Ways of dealing with rust on sheet metal

January 1, 2017 | By Staff


I have a question about a friend’s 1959 Thunderbird. He handed it over to a shop that very eagerly got started stripping it and immediately used a DA sander on the rear quarters. Then work slowed and two people quit. It has now been stripped for at least six months and he is concerned about rust when they finally prime the car. Thankfully, it is indoors in dry Southern California, and as of a couple of months ago it was still visibly clean. I know the best practice is to paint the car immediately after stripping, but when things are out of your control like this, can something simple be done to ensure a rust-free surface for priming? I understand that muriatic acid is used for acid dipping. Could the panels be wiped down and washed off before priming?


The simple answer is no. There is no magic solution that will wipe off the “surface” rust that would have built up on sheet metal left bare for the amount of time you state…not if you want the paint job to last. Rust develops in pits in the metal, and though it is not apparent to the naked eye, it is there to work its evil. And muriatic acid is not recommended for removing rust from automotive sheet metal. It is too dangerous and corrosive for such an application.

There are good brand name rust converters such as POR-15, but they only stabilize rust; they don’t eliminate it. If you are going to all the trouble and expense of doing a proper bare metal re-spray, you will want to apply the paint only to clean white metal with no trace of rust, because rust is relentless. Unless it is eliminated it will spread and ruin the paintwork that covers it, because moisture will get in through tiny cracks or pores in the paint. Also, in your locality the color coat has to be water borne to meet environmental regulations, so if the metal isn’t perfectly clean and primed and sealed you will have problems.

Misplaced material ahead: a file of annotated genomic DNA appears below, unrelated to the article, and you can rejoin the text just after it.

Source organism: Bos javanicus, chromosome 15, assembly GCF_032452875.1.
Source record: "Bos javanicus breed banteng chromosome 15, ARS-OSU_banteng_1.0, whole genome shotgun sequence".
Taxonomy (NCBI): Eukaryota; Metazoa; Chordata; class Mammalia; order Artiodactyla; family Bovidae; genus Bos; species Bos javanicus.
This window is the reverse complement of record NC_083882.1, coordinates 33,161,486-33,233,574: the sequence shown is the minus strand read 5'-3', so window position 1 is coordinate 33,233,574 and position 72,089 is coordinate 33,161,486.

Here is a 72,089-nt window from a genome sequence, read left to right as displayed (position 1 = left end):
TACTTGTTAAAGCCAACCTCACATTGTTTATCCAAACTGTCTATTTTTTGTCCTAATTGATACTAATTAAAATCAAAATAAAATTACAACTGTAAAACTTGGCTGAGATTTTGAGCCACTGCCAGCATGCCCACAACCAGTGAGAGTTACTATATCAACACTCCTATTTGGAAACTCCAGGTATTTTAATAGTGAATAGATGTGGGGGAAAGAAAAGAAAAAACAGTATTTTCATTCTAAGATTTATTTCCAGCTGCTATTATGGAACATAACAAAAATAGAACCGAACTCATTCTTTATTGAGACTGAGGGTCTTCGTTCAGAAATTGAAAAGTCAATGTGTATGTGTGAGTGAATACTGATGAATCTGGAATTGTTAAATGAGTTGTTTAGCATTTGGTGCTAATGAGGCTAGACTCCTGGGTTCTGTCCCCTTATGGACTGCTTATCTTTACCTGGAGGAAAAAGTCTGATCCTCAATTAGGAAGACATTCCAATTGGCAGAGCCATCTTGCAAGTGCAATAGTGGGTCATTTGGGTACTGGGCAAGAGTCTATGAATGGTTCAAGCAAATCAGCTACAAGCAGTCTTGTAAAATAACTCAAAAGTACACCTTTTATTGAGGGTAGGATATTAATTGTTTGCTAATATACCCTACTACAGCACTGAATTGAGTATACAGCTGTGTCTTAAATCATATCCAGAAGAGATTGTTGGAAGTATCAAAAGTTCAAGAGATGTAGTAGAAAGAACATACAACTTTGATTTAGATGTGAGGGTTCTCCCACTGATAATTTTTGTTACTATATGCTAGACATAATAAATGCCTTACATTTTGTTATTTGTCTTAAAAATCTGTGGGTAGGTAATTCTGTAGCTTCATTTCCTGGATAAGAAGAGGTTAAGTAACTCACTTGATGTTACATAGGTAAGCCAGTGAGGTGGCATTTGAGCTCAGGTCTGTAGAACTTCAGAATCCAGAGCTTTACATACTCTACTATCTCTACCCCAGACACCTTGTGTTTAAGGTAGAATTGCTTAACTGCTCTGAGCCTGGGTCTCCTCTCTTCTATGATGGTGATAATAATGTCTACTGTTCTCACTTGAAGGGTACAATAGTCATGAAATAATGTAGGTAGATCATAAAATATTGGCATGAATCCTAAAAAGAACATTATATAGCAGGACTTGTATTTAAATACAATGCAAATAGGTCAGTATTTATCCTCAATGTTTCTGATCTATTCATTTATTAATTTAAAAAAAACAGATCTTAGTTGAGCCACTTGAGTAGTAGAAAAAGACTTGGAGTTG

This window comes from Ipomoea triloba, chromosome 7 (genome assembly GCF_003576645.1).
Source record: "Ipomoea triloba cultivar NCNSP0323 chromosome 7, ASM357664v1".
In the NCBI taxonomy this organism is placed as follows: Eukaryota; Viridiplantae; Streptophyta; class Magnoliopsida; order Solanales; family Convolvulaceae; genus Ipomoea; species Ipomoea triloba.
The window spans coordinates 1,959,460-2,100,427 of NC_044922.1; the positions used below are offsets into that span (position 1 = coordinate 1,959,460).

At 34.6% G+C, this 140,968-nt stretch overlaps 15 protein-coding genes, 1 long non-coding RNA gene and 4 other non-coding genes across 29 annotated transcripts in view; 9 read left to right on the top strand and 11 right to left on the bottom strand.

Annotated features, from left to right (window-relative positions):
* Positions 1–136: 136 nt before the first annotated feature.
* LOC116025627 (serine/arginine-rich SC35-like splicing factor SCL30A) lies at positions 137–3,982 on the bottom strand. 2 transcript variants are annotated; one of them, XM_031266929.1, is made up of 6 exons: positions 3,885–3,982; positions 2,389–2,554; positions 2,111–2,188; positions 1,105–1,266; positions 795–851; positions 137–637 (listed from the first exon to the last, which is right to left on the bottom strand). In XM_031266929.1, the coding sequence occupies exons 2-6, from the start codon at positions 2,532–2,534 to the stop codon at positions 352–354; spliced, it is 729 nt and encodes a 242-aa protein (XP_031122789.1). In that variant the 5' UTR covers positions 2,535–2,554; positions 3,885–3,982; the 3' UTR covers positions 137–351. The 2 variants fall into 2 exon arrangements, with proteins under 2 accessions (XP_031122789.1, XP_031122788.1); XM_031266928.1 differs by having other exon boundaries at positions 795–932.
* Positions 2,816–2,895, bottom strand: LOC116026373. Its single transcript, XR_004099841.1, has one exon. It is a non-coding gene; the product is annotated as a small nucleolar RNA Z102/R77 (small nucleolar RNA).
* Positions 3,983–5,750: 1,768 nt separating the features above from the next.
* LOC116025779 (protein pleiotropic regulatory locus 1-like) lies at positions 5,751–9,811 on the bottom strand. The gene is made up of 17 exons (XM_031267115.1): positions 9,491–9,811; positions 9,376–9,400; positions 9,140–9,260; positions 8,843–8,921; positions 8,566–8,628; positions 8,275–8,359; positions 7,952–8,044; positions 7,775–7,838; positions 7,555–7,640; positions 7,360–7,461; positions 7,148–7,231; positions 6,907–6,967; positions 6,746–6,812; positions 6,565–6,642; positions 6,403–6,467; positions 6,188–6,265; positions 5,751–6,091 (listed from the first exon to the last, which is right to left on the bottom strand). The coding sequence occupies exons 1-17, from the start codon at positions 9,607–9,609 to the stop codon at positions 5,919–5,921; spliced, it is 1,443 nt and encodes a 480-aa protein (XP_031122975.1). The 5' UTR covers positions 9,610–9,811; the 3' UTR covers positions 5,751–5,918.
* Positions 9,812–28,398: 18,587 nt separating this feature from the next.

Tom Horvath, with whom I wrote the book “Pro Paint & Body,” and who is one of the top auto painters in California, recommends that you finish stripping the car with aircraft stripper and then have it blasted with walnut shells or some other dry, mild medium to eliminate any rust before you apply a waterproof epoxy primer. Sand blasting will thin, harden, warp and peen sheet metal, so never use sand or other harsh media for this job.

It is also possible to effectively eliminate the flashover rust by using a sander or block sanding by hand with 300-grit open coat sandpaper, but that would be a momentous amount of work. I know this because I have done it, and unless you have help, you will have to start over by the time you are finished. If you want to know the stripping and painting process in more detail get our book. Make sure you get the second printing with the blue cover which includes information on waterborne paint as well. It is available from Amazon for $19.95.

Pro Paint & Body (second edition) By Jim Richardson and Tom Horvath HP Books, Penguin Putnam ISBN-13: 978-1557885630